I mixed up a batch of royal icing and tried covering a greased balloon with it, with the idea that I could let it harden and then pop the balloon.  Well, this was a small, thin, flimsy water balloon and it popped under the weight of the royal icing just a few seconds after I took this picture.  Maybe a more sturdy balloon would've worked.  But I just gave up on that idea.
Then I thought, I'll make two half-spheres and stick them together.  I decided that a tennis ball was a good size, so I made a half-sphere mold out with a tennis ball and greased foil.
 And, I tried the "inverted" version.  Neither of these worked.  Even letting them harden overnight, and doing several of them with different thicknesses of royal icing, either they didn't harden completely, or they were too crumbly and delicate.
 So how about melted sugar?  The standard recipe for homemade hard candy is 2 parts granulated sugar to 1 part light corn syrup, cooked until hard crack temperature.  First I tried using the inverted (bowl-shaped) foil molds, and drizzling melted sugar back & forth to create sort of a nest.  I've seen this done on TV so I thought it would work :)  Well, it wasn't a bad idea but the results all broke -- too delicate.  And, definitely too delicate to cover with fondant, as was my plan.
Then I tried covering the tennis ball with waxed paper and spooning a thicker layer of sugar onto it.  The results were better: a sturdier half-sphere, BUT the waxed paper stuck to it (which meant it would not be 100% edible).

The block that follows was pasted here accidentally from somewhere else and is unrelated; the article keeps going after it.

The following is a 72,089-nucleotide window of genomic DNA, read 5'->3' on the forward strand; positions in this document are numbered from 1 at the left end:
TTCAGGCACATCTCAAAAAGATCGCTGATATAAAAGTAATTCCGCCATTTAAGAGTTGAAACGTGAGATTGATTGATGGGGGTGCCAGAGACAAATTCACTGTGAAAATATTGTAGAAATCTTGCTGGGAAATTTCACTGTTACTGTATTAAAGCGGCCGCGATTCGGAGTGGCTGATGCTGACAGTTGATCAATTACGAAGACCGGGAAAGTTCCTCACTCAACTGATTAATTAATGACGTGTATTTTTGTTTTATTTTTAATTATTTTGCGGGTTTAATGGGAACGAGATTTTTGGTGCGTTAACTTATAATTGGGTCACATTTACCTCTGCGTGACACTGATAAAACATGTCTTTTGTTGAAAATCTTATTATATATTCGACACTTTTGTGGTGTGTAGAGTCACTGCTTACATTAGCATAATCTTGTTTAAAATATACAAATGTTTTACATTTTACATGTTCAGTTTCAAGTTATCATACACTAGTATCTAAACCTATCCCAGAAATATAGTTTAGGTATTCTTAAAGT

Finally!  The solution!!  Greased foil wrapped around a tennis ball: I spooned the melted sugar (which was over-cooked by this time, hence the amber color) over the greased foil, and after it hardened (which only took a couple minutes) it was easy to squeeze the tennis ball out of there.  And, the foil peeled off quite nicely.  Hooray!!  The sugar was thicker so it would be strong enough, so it was heavier than I really wanted but it was nice and sturdy.  In the background of this picture below you can see Saturn's ring, which I made by drawing a circle onto a piece of paper and putting it underneath my Silpat, then spooning melted sugar onto the Silpat using the circle as a guide, and then quickly running a toothpick that had been dipped in food coloring through it to give it a marbled color.
Using more melted sugar I glued two halves together to make a circle, and for Saturn I adhered toothpicks (with more melted sugar to make them nice and strong) on either side to later support its ring (after I covered Saturn with fondant, I glued the ring to the toothpicks using - you guessed it - melted sugar).

 For the smaller planets, I'd planned to make balls of fondant, but my fondant was too fresh and not firm enough to hold a good shape.  So, I used suckers for the form and covered them with fondant.  The smallest planets (Mercury & Pluto) were dum dums, and the medium-sized planets were Tootsie-Pops.  Once I covered them in fondant I stuck their sticks into a piece of floral foam so their surface could dry out a little before I painted them.

Painting them was the most fun part of the whole thing!  I decided this method would be easier to get the colors I wanted, rather than mixing up several colors of fondant.  I used mostly food coloring gels, thinned out with a little water.